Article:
Dear Florida Climate Center Friends,
We'd like to present you with the February 2012 edition of our newsletter. In this newsletter, you'll find our monthly climate summary, a list of special events that our staff attended, an example of a data request made to the office, and more. If you have any questions, please email us at [email protected].
The Staff of the Florida Climate Center
Asst. State Climatologist
Groundhog Day 2012
On February 2, Punxsutawney Phil - the world's most famous weather forecasting groundhog - made his prediction for the upcoming spring. Would we see an early spring or would we be subjected to six more weeks of winter?
Well, Phil saw his shadow, despite the cloudy skies, and forecasted that winter will continue. Since 1886, the groundhog has only predicted an early spring 16 times. Most Florida residents experienced above normal temperatures during January, so the prediction of more winter was a bit of a surprise, especially since La Niņa is in control of our weather patterns and we are forecasted to have above normal temperatures and below normal precipitation through May.
If you are interested in predictions of temperature and precipitation over the next two weeks or even out to three months, NOAA's Climate Prediction Center has a variety of forecast maps.
|January Climate Summary for Florida|
The Florida Climate Center's January 2012 Florida Climate Summary is now available. The summary provides an analysis of temperature and precipitation trends across the state, along with data on hazardous weather, drought, the impacts of the weather and any records tied or broken for the month. During January, average temperatures were mainly above normal while rainfall totals were below normal statewide. Past summaries are archived here.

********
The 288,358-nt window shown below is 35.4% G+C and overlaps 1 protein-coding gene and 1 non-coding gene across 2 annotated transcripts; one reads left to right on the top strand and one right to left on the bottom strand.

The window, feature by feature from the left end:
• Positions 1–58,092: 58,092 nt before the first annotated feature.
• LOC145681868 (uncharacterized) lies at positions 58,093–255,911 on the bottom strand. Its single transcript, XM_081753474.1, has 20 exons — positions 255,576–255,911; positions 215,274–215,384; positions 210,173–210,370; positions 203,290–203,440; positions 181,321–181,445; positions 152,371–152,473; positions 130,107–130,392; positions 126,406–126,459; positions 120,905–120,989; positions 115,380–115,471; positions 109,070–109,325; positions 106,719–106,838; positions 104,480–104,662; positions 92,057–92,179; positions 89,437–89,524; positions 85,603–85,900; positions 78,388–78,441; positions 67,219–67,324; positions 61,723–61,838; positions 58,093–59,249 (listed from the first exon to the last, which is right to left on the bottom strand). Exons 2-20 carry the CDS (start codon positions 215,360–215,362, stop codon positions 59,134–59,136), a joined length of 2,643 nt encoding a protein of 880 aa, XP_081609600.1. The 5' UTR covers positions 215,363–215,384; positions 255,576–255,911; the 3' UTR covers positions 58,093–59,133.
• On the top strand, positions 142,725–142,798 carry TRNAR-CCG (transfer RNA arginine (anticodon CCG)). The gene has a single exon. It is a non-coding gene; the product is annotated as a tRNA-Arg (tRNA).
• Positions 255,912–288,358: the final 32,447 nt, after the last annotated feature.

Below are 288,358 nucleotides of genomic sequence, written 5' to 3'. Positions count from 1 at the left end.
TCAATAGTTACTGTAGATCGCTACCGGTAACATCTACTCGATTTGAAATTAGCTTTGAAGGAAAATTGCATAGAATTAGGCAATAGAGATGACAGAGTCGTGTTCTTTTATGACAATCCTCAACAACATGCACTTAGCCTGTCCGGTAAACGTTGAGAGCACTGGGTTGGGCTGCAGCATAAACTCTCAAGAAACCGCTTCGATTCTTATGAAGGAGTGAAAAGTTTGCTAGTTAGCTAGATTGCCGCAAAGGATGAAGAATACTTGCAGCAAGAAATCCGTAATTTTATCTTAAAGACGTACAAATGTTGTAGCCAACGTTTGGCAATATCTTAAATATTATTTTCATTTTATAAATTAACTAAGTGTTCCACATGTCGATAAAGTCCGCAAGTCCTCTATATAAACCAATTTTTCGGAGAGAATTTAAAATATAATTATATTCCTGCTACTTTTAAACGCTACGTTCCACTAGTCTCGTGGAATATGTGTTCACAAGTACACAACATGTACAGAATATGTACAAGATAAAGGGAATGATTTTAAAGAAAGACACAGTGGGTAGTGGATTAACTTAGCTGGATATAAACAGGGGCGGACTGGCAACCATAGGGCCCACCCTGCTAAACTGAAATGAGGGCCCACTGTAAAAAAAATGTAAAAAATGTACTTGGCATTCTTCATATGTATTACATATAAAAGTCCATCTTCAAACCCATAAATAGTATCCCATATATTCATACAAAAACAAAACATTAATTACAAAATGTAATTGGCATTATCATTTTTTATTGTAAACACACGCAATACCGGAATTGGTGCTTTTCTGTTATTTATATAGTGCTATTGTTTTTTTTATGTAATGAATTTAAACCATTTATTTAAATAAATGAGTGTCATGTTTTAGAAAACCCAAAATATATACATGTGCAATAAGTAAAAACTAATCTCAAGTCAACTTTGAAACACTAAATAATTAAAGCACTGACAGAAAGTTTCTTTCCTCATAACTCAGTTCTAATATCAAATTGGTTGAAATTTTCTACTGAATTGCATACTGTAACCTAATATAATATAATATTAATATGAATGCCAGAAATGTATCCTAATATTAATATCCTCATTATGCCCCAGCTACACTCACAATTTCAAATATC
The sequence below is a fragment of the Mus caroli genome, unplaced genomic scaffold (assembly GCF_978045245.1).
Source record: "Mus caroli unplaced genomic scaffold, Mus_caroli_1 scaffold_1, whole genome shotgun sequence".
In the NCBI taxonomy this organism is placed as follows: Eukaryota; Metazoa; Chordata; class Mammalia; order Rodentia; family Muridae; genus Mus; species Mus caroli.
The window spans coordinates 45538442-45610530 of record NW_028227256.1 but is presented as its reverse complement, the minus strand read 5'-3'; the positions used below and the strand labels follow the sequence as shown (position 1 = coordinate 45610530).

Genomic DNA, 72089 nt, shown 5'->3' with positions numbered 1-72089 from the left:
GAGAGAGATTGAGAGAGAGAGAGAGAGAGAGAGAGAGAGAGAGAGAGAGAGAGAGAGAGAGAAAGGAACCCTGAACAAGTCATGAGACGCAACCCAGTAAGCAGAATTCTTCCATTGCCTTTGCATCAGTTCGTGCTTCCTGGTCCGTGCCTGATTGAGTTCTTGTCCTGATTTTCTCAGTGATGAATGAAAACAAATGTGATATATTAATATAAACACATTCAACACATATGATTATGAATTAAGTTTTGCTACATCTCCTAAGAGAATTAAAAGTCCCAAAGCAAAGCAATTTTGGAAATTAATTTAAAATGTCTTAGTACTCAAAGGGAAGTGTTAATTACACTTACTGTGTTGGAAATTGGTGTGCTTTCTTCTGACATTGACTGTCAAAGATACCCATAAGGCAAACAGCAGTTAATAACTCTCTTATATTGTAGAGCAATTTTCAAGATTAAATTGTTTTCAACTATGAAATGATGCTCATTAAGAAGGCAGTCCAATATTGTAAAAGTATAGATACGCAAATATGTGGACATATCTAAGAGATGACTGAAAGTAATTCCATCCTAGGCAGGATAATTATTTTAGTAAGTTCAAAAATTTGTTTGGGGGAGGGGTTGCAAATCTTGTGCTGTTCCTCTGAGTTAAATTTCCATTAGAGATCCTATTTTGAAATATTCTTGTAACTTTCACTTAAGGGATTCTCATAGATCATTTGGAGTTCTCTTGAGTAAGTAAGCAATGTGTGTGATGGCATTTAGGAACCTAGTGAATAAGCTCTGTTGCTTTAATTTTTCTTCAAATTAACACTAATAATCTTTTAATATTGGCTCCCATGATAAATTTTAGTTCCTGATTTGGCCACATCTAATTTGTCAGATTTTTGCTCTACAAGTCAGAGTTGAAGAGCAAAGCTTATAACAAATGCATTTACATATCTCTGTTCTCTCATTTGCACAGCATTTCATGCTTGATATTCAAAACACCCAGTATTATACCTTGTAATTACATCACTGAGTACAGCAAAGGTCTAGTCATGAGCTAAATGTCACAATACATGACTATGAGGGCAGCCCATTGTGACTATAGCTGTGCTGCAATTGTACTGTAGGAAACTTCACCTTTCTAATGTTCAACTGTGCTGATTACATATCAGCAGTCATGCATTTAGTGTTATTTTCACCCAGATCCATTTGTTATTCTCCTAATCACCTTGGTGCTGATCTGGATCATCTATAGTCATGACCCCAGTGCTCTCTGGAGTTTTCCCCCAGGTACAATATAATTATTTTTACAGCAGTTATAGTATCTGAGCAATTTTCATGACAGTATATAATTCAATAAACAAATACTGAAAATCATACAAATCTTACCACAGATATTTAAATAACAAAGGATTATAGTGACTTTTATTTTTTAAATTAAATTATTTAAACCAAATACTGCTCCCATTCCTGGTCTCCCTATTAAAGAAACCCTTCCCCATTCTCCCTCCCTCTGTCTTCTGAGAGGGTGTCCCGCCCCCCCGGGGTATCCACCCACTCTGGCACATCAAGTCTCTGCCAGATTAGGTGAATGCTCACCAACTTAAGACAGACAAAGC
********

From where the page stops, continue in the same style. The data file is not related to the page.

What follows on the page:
|January average temperatures and departures from normal (° F) for select cities.|
|January precipitation totals and departures from normal (inches) for select cities.|
|A graphical depiction of the monthly rainfall departure from normal (inches) for January (courtesy of NOAA, NWS).|
State Climatologist Addresses the Beltwide Cotton Conferences
State Climatologist David Zierden was the opening speaker for the general assembly of the Beltwide Cotton Conferences on January. The conferences were held in Orlando, FL, sponsored by the National Cotton Council, and attended by thousands of growers, researchers, and cotton production and marketing industries. The state climatologist presented information on the El Niņo/La Niņa cycle, what the current La Niņa means to the climate and weather patterns in the cotton belt, and the outlook for this year's planting and growing seasons. Other experts presented on yields from last year's crops, insect and weed control, and current and future cotton markets.
State Climatologist Gives Talk for Georgia/Florida Soybean Association
State Climatologist David Zierden was a featured speaker at the 2012 Soybean/Small Grain Expo, hosted by the Georgia/Florida Soybean Association on January 26 in Perry, GA. Mr. Zierden provided background information on the El Niņo/La Niņa cycle and further explained how the changes in the Pacific Ocean impact the temperature and rainfall patterns in the Southeast U.S. and how this can affect different crops and their yields. He showed how the current La Niņa is favorable for irrigated corn but has mixed implications for soybeans and other small grains. He also illustrated how these climate patterns can be taken advantage of by changing planting dates and other management options.
Asst. State Climatologist Attends 4-H Youth Development Institute